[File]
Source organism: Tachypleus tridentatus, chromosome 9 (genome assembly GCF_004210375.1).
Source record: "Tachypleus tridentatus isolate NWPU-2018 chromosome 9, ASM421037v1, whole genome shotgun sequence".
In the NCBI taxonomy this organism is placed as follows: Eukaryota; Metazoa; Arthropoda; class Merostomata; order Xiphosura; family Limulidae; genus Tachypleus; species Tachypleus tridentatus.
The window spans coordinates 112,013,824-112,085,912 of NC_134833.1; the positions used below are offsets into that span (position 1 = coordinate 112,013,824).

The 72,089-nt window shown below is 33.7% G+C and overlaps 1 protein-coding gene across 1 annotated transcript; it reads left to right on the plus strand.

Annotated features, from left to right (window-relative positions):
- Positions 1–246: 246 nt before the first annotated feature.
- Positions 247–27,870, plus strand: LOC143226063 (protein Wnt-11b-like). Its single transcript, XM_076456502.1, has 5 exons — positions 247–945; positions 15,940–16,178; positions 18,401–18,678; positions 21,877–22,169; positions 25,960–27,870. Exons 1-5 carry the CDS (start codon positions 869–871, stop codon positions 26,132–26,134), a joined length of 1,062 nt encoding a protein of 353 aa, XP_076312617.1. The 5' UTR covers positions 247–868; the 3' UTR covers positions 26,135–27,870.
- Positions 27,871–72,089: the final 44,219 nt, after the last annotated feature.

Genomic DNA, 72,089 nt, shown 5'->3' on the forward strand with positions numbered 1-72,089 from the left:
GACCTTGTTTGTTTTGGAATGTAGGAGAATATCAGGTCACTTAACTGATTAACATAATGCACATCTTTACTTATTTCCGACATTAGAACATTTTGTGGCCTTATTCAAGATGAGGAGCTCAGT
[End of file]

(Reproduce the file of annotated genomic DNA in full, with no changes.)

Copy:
Source organism: Tachypleus tridentatus, chromosome 9 (genome assembly GCF_004210375.1).
Source record: "Tachypleus tridentatus isolate NWPU-2018 chromosome 9, ASM421037v1, whole genome shotgun sequence".
In the NCBI taxonomy this organism is placed as follows: Eukaryota; Metazoa; Arthropoda; class Merostomata; order Xiphosura; family Limulidae; genus Tachypleus; species Tachypleus tridentatus.
The window spans coordinates 112,013,824-112,085,912 of NC_134833.1; the positions used below are offsets into that span (position 1 = coordinate 112,013,824).

The 72,089-nt window shown below is 33.7% G+C and overlaps 1 protein-coding gene across 1 annotated transcript; it reads left to right on the plus strand.

Annotated features, from left to right (window-relative positions):
- Positions 1–246: 246 nt before the first annotated feature.
- Positions 247–27,870, plus strand: LOC143226063 (protein Wnt-11b-like). Its single transcript, XM_076456502.1, has 5 exons — positions 247–945; positions 15,940–16,178; positions 18,401–18,678; positions 21,877–22,169; positions 25,960–27,870. Exons 1-5 carry the CDS (start codon positions 869–871, stop codon positions 26,132–26,134), a joined length of 1,062 nt encoding a protein of 353 aa, XP_076312617.1. The 5' UTR covers positions 247–868; the 3' UTR covers positions 26,135–27,870.
- Positions 27,871–72,089: the final 44,219 nt, after the last annotated feature.

Genomic DNA, 72,089 nt, shown 5'->3' on the forward strand with positions numbered 1-72,089 from the left:
GACCTTGTTTGTTTTGGAATGTAGGAGAATATCAGGTCACTTAACTGATTAACATAATGCACATCTTTACTTATTTCCGACATTAGAACATTTTGTGGCCTTATTCAAGATGAGGAGCTCAGT